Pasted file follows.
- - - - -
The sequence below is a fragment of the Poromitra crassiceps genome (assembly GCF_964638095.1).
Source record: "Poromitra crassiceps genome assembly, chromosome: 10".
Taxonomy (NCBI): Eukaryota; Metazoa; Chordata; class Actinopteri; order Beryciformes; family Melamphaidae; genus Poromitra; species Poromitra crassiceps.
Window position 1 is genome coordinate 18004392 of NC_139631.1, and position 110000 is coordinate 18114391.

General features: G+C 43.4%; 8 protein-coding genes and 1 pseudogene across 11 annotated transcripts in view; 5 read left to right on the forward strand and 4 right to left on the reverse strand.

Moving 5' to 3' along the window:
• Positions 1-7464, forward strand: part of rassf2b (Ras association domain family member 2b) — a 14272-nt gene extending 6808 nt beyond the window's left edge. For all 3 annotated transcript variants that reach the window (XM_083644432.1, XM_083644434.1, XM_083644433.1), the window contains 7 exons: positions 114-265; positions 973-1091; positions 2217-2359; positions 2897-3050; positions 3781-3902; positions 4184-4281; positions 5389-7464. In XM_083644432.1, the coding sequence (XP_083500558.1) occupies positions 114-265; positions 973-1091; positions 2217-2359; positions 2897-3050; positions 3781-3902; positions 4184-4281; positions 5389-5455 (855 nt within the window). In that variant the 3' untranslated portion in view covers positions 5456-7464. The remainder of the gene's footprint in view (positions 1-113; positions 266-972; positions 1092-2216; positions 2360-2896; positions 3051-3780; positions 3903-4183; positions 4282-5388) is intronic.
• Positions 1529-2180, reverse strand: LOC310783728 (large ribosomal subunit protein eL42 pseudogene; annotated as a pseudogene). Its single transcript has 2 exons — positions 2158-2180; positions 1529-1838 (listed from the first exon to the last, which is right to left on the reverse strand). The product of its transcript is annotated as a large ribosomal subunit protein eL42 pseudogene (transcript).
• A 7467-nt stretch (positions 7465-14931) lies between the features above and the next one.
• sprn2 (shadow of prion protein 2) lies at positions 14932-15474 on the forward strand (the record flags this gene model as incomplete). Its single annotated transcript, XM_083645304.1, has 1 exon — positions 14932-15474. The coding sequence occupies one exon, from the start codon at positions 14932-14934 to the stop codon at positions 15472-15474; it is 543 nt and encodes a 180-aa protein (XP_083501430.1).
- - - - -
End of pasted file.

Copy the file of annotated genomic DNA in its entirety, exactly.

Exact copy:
The sequence below is a fragment of the Poromitra crassiceps genome (assembly GCF_964638095.1).
Source record: "Poromitra crassiceps genome assembly, chromosome: 10".
Taxonomy (NCBI): Eukaryota; Metazoa; Chordata; class Actinopteri; order Beryciformes; family Melamphaidae; genus Poromitra; species Poromitra crassiceps.
Window position 1 is genome coordinate 18004392 of NC_139631.1, and position 110000 is coordinate 18114391.

General features: G+C 43.4%; 8 protein-coding genes and 1 pseudogene across 11 annotated transcripts in view; 5 read left to right on the forward strand and 4 right to left on the reverse strand.

Moving 5' to 3' along the window:
• Positions 1-7464, forward strand: part of rassf2b (Ras association domain family member 2b) — a 14272-nt gene extending 6808 nt beyond the window's left edge. For all 3 annotated transcript variants that reach the window (XM_083644432.1, XM_083644434.1, XM_083644433.1), the window contains 7 exons: positions 114-265; positions 973-1091; positions 2217-2359; positions 2897-3050; positions 3781-3902; positions 4184-4281; positions 5389-7464. In XM_083644432.1, the coding sequence (XP_083500558.1) occupies positions 114-265; positions 973-1091; positions 2217-2359; positions 2897-3050; positions 3781-3902; positions 4184-4281; positions 5389-5455 (855 nt within the window). In that variant the 3' untranslated portion in view covers positions 5456-7464. The remainder of the gene's footprint in view (positions 1-113; positions 266-972; positions 1092-2216; positions 2360-2896; positions 3051-3780; positions 3903-4183; positions 4282-5388) is intronic.
• Positions 1529-2180, reverse strand: LOC310783728 (large ribosomal subunit protein eL42 pseudogene; annotated as a pseudogene). Its single transcript has 2 exons — positions 2158-2180; positions 1529-1838 (listed from the first exon to the last, which is right to left on the reverse strand). The product of its transcript is annotated as a large ribosomal subunit protein eL42 pseudogene (transcript).
• A 7467-nt stretch (positions 7465-14931) lies between the features above and the next one.
• sprn2 (shadow of prion protein 2) lies at positions 14932-15474 on the forward strand (the record flags this gene model as incomplete). Its single annotated transcript, XM_083645304.1, has 1 exon — positions 14932-15474. The coding sequence occupies one exon, from the start codon at positions 14932-14934 to the stop codon at positions 15472-15474; it is 543 nt and encodes a 180-aa protein (XP_083501430.1).